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Shimaiwa
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Very Very Good. Those containers are definately the way to go. They have some form of rubber/silicone on the seams which gives a brilliant seal. Hopefully Berkley will catch on

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 Posted: Thu Sep 18th, 2008 06:45 pm $report_button
   
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Tuna fish
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Awsome post NeilG. Manna for you. Going to give Breede ago over December on dropshot.

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 Posted: Thu Sep 18th, 2008 08:06 pm $report_button
   
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bassman
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Mana: 
thanks a ton! great piece and nice lures selection too!

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 Posted: Fri Sep 19th, 2008 12:12 am $report_button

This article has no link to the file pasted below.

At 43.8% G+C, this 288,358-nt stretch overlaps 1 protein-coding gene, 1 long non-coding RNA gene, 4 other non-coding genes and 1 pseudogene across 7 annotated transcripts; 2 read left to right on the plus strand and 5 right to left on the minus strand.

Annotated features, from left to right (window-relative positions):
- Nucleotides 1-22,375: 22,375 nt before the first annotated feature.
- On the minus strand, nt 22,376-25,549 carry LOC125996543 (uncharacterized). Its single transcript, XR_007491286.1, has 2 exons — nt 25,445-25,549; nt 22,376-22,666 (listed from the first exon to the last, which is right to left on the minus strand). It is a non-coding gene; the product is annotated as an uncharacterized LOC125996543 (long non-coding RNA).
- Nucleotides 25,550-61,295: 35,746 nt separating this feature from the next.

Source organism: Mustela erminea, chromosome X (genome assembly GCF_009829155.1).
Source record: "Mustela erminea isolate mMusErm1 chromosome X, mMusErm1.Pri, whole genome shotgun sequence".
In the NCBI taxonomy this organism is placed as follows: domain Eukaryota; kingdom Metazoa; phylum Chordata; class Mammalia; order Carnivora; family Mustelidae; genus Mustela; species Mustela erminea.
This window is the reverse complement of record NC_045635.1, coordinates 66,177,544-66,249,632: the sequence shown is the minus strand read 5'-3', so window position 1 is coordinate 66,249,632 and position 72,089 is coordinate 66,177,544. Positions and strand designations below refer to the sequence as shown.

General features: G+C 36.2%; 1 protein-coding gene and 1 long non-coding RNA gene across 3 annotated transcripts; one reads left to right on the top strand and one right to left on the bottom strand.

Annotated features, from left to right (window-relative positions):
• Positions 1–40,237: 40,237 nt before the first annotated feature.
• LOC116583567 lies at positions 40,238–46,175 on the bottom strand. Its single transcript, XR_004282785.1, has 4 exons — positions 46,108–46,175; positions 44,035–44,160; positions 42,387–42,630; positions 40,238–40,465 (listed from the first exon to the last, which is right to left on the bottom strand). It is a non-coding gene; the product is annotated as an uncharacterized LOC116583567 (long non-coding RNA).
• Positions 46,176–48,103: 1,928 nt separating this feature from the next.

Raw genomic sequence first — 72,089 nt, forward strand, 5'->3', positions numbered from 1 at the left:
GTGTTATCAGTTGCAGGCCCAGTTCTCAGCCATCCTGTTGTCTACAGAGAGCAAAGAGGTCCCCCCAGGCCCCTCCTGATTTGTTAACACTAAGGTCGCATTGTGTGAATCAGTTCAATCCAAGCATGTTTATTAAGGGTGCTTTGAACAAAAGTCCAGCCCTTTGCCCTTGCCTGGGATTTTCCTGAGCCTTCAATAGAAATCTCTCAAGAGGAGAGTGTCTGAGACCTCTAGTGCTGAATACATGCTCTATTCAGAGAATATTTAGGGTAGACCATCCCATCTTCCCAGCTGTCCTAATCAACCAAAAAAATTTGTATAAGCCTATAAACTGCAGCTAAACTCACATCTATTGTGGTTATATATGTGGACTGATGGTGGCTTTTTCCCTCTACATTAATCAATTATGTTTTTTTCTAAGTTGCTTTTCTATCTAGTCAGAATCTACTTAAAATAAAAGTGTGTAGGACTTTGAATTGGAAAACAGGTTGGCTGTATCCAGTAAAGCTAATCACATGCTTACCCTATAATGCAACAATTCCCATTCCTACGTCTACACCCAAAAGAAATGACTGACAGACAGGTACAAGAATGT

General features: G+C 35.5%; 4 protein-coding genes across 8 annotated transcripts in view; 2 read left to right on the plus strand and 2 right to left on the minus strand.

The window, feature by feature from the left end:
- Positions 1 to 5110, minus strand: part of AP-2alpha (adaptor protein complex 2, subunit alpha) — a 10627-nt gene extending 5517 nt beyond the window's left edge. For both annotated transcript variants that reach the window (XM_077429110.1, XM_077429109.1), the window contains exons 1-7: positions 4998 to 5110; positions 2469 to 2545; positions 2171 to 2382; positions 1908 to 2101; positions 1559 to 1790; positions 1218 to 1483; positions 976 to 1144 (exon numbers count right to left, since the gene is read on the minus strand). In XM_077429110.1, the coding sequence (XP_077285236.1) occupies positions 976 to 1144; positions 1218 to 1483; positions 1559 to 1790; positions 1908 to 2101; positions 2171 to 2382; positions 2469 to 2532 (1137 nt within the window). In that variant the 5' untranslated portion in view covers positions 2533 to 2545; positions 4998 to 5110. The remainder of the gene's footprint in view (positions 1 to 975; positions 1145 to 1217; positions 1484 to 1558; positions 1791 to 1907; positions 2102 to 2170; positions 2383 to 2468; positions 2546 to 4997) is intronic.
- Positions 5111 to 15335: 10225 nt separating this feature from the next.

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camstaude
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Awseome stuf Neilg. Greatly appreciated. You need good recognition for this...this stuff must be published!!!

Have some MANA

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 Posted: Fri Sep 19th, 2008 12:41 am $report_button
   
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Homie
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NeilG,

 

::hapmad

Thank you very much for that Informative and well written post !!! I will be sure to send this link to anyone that has a question about this facet.

 

Excellent work !!!